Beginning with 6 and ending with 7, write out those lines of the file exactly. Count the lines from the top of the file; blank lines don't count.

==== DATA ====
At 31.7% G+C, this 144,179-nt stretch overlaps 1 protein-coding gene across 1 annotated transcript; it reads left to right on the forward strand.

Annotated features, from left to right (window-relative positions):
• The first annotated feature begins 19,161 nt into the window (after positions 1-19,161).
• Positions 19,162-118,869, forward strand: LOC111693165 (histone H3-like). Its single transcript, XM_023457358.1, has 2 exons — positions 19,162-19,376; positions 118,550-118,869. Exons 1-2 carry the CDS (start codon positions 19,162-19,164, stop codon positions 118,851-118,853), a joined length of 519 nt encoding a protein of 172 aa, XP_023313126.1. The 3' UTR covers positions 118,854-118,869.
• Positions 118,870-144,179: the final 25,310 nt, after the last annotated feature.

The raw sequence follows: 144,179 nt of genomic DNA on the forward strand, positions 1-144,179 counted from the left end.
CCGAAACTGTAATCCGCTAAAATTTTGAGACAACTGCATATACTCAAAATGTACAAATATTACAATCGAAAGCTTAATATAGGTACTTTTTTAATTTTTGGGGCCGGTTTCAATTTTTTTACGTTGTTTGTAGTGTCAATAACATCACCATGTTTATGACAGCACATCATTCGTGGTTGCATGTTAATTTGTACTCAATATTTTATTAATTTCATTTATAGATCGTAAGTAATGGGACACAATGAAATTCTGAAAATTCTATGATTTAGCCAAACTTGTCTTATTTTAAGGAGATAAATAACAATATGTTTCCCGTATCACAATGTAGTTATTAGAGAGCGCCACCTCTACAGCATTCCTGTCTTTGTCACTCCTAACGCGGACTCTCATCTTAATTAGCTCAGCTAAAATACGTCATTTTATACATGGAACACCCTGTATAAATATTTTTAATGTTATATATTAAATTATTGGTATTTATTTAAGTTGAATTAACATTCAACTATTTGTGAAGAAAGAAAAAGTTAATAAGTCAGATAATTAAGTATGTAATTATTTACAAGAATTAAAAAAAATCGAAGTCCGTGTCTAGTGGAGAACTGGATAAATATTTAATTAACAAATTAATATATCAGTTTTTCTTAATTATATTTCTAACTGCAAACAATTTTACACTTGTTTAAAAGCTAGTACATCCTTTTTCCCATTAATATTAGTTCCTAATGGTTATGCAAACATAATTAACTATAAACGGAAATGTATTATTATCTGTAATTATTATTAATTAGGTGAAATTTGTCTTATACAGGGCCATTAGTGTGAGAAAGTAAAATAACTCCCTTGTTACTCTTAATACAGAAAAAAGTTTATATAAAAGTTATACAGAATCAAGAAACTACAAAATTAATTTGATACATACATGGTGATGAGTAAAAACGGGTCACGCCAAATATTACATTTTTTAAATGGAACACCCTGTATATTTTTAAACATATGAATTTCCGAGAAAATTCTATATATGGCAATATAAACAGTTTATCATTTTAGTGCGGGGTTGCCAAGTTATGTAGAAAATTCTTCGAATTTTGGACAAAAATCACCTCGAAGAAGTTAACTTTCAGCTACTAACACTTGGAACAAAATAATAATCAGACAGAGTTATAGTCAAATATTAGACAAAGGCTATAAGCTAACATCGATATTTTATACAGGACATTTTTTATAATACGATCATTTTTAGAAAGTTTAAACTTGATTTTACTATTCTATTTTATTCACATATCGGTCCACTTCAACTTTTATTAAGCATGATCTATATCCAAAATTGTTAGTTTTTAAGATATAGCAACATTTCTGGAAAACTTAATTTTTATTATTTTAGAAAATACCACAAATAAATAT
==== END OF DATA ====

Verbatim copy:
The raw sequence follows: 144,179 nt of genomic DNA on the forward strand, positions 1-144,179 counted from the left end.
CCGAAACTGTAATCCGCTAAAATTTTGAGACAACTGCATATACTCAAAATGTACAAATATTACAATCGAAAGCTTAATATAGGTACTTTTTTAATTTTTGGGGCCGGTTTCAATTTTTTTACGTTGTTTGTAGTGTCAATAACATCACCATGTTTATGACAGCACATCATTCGTGGTTGCATGTTAATTTGTACTCAATATTTTATTAATTTCATTTATAGATCGTAAGTAATGGGACACAATGAAATTCTGAAAATTCTATGATTTAGCCAAACTTGTCTTATTTTAAGGAGATAAATAACAATATGTTTCCCGTATCACAATGTAGTTATTAGAGAGCGCCACCTCTACAGCATTCCTGTCTTTGTCACTCCTAACGCGGACTCTCATCTTAATTAGCTCAGCTAAAATACGTCATTTTATACATGGAACACCCTGTATAAATATTTTTAATGTTATATATTAAATTATTGGTATTTATTTAAGTTGAATTAACATTCAACTATTTGTGAAGAAAGAAAAAGTTAATAAGTCAGATAATTAAGTATGTAATTATTTACAAGAATTAAAAAAAATCGAAGTCCGTGTCTAGTGGAGAACTGGATAAATATTTAATTAACAAATTAATATATCAGTTTTTCTTAATTATATTTCTAACTGCAAACAATTTTACACTTGTTTAAAAGCTAGTACATCCTTTTTCCCATTAATATTAGTTCCTAATGGTTATGCAAACATAATTAACTATAAACGGAAATGTATTATTATCTGTAATTATTATTAATTAGGTGAAATTTGTCTTATACAGGGCCATTAGTGTGAGAAAGTAAAATAACTCCCTTGTTACTCTTAATACAGAAAAAAGTTTATATAAAAGTTATACAGAATCAAGAAACTACAAAATTAATTTGATACATACATGGTGATGAGTAAAAACGGGTCACGCCAAATATTACATTTTTTAAATGGAACACCCTGTATATTTTTAAACATATGAATTTCCGAGAAAATTCTATATATGGCAATATAAACAGTTTATCATTTTAGTGCGGGGTTGCCAAGTTATGTAGAAAATTCTTCGAATTTTGGACAAAAATCACCTCGAAGAAGTTAACTTTCAGCTACTAACACTTGGAACAAAATAATAATCAGACAGAGTTATAGTCAAATATTAGACAAAGGCTATAAGCTAACATCGATATTTTATACAGGACATTTTTTATAATACGATCATTTTTAGAAAGTTTAAACTTGATTTTACTATTCTATTTTATTCACATATCGGTCCACTTCAACTTTTATTAAGCATGATCTATATCCAAAATTGTTAGTTTTTAAGATATAGCAACATTTCTGGAAAACTTAATTTTTATTATTTTAGAAAATACCACAAATAAATAT